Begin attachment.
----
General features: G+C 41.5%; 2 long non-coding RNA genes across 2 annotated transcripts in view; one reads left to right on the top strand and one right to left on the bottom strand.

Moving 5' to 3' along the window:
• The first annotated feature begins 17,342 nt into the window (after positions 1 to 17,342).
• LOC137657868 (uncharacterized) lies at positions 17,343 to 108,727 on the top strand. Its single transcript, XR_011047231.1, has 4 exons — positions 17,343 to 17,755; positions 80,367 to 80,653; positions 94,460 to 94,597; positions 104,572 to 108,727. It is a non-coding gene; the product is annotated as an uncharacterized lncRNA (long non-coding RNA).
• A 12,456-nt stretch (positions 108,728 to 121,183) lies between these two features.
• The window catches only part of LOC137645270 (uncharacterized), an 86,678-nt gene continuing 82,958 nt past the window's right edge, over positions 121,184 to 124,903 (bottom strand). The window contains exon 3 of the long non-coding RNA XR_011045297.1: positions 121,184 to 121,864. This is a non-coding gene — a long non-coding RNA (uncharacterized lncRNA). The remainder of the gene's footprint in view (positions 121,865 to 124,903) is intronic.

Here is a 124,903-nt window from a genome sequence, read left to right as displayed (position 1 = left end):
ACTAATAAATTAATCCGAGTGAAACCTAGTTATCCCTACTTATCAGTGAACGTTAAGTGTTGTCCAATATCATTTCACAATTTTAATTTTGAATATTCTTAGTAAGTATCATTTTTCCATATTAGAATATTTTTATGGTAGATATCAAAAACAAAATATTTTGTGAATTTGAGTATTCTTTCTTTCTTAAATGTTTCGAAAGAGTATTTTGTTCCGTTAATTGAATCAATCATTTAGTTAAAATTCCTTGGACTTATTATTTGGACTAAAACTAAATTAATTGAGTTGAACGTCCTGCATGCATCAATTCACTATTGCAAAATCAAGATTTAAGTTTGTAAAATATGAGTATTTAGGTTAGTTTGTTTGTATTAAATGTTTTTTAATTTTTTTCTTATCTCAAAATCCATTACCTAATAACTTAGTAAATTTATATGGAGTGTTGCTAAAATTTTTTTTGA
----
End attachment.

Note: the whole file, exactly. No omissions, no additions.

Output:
General features: G+C 41.5%; 2 long non-coding RNA genes across 2 annotated transcripts in view; one reads left to right on the top strand and one right to left on the bottom strand.

Moving 5' to 3' along the window:
• The first annotated feature begins 17,342 nt into the window (after positions 1 to 17,342).
• LOC137657868 (uncharacterized) lies at positions 17,343 to 108,727 on the top strand. Its single transcript, XR_011047231.1, has 4 exons — positions 17,343 to 17,755; positions 80,367 to 80,653; positions 94,460 to 94,597; positions 104,572 to 108,727. It is a non-coding gene; the product is annotated as an uncharacterized lncRNA (long non-coding RNA).
• A 12,456-nt stretch (positions 108,728 to 121,183) lies between these two features.
• The window catches only part of LOC137645270 (uncharacterized), an 86,678-nt gene continuing 82,958 nt past the window's right edge, over positions 121,184 to 124,903 (bottom strand). The window contains exon 3 of the long non-coding RNA XR_011045297.1: positions 121,184 to 121,864. This is a non-coding gene — a long non-coding RNA (uncharacterized lncRNA). The remainder of the gene's footprint in view (positions 121,865 to 124,903) is intronic.

Here is a 124,903-nt window from a genome sequence, read left to right as displayed (position 1 = left end):
ACTAATAAATTAATCCGAGTGAAACCTAGTTATCCCTACTTATCAGTGAACGTTAAGTGTTGTCCAATATCATTTCACAATTTTAATTTTGAATATTCTTAGTAAGTATCATTTTTCCATATTAGAATATTTTTATGGTAGATATCAAAAACAAAATATTTTGTGAATTTGAGTATTCTTTCTTTCTTAAATGTTTCGAAAGAGTATTTTGTTCCGTTAATTGAATCAATCATTTAGTTAAAATTCCTTGGACTTATTATTTGGACTAAAACTAAATTAATTGAGTTGAACGTCCTGCATGCATCAATTCACTATTGCAAAATCAAGATTTAAGTTTGTAAAATATGAGTATTTAGGTTAGTTTGTTTGTATTAAATGTTTTTTAATTTTTTTCTTATCTCAAAATCCATTACCTAATAACTTAGTAAATTTATATGGAGTGTTGCTAAAATTTTTTTTGA